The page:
“It’s fine. You know, it’s part of the sport. You just have to accept it. Some you win; some you lose. Hopefully I’ll win some more and still keep going. I guess every trophy that eventually comes my way is going to be great (smiling), obviously to break the kind of negative cycle a little bit I’m having in the last three, four tournaments where I haven’t really been close to my best.”

Djokovic was uncertain at the time if he would play Miami and said he needed a few days to think about it as he was still “hot-headed” following the defeat. Ultimately he decided to withdraw, citing a need to balance his “private and professional schedule.” He will now have several weeks to prepare for the upcoming clay season and his French Open defense mission. Perhaps the new surface will be what gets his season back on track.

Rafael Nadal, who had been slated to make his return to competition at Indian Wells before withdrawing, will also miss Miami. Like Djokovic, he is expected to return for the clay season.

Building momentum

Medvedev arrives in Miami as the defending champion, but he has lost his last five finals, including on Sunday at Indian Wells. Still, he told reporters he was satisfied with his performance throughout the tournament and was optimistic about his game.

“I’m really, really happy with [these] two weeks,” Medvedev said. “Today, the first thing I asked myself in the locker room — not myself, my coach — I was like, ‘I don’t feel I have any regrets. Do you have any regrets?’ He said, ‘Yeah, we can talk about one shot here and there, but in general the match was not bad. He’s playing good.'”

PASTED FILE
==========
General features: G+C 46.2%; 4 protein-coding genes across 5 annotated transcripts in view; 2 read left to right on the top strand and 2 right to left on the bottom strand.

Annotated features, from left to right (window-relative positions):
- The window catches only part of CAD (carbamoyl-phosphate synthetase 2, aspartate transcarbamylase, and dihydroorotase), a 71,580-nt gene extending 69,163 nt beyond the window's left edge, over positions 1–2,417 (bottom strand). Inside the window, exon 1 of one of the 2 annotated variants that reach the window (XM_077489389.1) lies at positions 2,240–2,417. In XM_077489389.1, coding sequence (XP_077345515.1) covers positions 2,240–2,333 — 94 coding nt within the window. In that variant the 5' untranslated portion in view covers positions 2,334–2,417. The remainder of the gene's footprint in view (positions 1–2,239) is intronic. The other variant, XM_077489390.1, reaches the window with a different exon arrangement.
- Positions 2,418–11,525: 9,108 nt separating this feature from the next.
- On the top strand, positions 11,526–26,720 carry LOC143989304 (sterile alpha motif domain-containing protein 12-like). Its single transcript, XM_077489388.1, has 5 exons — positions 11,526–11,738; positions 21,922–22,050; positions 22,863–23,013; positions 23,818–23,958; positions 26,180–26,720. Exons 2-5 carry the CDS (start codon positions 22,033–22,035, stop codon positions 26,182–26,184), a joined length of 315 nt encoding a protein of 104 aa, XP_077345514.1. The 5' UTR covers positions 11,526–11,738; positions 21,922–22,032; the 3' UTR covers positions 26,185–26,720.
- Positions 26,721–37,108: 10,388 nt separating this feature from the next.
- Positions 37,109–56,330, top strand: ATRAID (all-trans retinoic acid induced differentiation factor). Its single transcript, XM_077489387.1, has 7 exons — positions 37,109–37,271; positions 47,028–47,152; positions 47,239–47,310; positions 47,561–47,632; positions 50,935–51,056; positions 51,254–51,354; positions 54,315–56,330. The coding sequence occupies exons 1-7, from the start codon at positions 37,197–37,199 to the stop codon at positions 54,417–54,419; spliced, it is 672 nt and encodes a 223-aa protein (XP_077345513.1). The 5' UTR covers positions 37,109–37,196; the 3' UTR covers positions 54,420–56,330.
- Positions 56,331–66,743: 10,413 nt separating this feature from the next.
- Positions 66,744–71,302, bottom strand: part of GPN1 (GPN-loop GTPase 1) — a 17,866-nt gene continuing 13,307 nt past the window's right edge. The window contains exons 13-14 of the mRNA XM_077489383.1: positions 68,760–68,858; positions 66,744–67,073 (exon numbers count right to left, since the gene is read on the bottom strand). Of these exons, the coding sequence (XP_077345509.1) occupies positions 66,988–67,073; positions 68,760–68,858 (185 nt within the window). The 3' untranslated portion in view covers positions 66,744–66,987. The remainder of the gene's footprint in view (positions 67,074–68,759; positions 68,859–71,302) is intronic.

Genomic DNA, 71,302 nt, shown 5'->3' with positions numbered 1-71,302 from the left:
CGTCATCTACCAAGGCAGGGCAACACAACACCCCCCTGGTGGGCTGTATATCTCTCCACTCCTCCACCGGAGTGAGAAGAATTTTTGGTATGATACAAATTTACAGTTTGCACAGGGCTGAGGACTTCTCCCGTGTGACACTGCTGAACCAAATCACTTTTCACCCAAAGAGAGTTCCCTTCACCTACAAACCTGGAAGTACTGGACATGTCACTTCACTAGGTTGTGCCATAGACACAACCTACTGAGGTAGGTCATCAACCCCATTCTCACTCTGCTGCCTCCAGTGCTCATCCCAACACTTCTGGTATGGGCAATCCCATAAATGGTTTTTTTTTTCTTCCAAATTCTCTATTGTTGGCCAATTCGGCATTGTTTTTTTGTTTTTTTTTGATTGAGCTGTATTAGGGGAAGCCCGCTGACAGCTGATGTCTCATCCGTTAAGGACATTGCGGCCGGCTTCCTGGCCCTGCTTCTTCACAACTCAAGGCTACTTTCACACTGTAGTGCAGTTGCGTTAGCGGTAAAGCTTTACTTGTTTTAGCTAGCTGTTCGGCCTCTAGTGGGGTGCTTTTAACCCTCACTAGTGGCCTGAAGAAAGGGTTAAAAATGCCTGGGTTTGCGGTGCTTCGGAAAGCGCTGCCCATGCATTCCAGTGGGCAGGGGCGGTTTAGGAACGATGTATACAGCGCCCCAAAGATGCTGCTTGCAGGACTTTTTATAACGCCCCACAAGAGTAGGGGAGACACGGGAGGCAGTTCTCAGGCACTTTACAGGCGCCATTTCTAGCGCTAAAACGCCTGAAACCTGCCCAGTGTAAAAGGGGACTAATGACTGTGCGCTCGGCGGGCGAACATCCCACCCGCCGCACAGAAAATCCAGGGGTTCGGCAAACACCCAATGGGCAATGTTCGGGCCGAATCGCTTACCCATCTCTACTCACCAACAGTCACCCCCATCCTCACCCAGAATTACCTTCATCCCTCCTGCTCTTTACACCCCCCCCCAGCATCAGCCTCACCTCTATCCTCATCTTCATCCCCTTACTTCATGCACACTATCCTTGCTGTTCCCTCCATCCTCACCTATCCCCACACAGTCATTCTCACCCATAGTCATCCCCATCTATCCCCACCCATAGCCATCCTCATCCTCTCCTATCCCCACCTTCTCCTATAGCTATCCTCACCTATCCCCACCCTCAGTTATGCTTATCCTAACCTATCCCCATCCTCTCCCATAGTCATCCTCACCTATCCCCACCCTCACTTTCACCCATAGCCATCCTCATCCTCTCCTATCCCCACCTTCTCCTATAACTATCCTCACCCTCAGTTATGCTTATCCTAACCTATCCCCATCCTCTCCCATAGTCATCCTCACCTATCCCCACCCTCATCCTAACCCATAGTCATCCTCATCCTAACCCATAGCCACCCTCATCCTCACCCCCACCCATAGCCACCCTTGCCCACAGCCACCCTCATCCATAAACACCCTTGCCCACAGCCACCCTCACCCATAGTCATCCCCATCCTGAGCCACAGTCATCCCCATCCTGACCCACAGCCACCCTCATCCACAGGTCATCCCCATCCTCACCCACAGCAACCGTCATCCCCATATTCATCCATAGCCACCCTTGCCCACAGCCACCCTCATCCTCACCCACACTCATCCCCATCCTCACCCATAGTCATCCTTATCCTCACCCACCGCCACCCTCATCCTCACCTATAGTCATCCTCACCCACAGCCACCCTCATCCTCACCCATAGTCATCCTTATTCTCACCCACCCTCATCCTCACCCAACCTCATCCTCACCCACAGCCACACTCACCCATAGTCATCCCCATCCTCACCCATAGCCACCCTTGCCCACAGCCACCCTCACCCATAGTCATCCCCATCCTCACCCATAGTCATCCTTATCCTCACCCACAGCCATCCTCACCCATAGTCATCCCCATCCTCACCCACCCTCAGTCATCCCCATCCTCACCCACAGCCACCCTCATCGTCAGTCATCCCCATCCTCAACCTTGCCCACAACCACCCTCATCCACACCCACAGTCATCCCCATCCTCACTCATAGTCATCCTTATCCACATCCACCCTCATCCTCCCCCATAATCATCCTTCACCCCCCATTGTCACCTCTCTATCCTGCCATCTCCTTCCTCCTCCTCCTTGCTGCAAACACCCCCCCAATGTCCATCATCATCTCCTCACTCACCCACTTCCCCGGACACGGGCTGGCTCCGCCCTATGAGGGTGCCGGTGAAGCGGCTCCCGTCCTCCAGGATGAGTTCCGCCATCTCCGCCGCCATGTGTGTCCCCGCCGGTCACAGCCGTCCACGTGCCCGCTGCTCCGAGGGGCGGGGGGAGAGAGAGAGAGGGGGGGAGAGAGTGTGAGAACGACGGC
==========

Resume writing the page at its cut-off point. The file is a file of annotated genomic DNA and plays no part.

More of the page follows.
Medvedev lost to Alcaraz in the 2023 Indian Wells final, and he then went on to win in Miami, so he must be hoping history repeats itself.

Sakkari, the other finalist from the weekend, will be looking to build off of her best result of the season. After splitting with her longtime coach and (temporarily) falling out of the top 10 earlier this year, Sakkari joined forces with David Witt, the former coach of Venus Williams and Jessica Pegula, and reached the final in their first tournament together. Sakkari said she was “already thinking about Miami” during her postmatch news conference on Sunday.

“You never want to lose and leave the tournament as a loser, but at the same time, there are so many good things that happened the last two weeks that I cannot just ignore,” Sakkari said.

Sakkari, who is now ranked No. 9, reached the semifinals in Miami in 2021 but has lost in the second round in both of her appearances since.

The comeback kids

Indian Wells proved to be an impressive tournament for many of the sport’s recently returned big names. Former world No. 1 Caroline Wozniacki, who came back in August after more than three years away and after giving birth to two children, had the best result of her comeback by reaching the quarterfinals. She had to retire from her match against Swiatek 6-4, 1-0 due to a toe injury, but it still proved to be a successful event and her ranking rose from No. 204 to No. 129.

Three-time major champion Angelique Kerber, who returned from maternity leave at the start of the season, also recorded her strongest showing so far with a trip to the Round of 16. She lost to Wozniacki, but her ranking also rose dramatically from No. 607 to No. 342. Fellow new mom Naomi Osaka, the four-time major winner who also came back in January, reached the third round.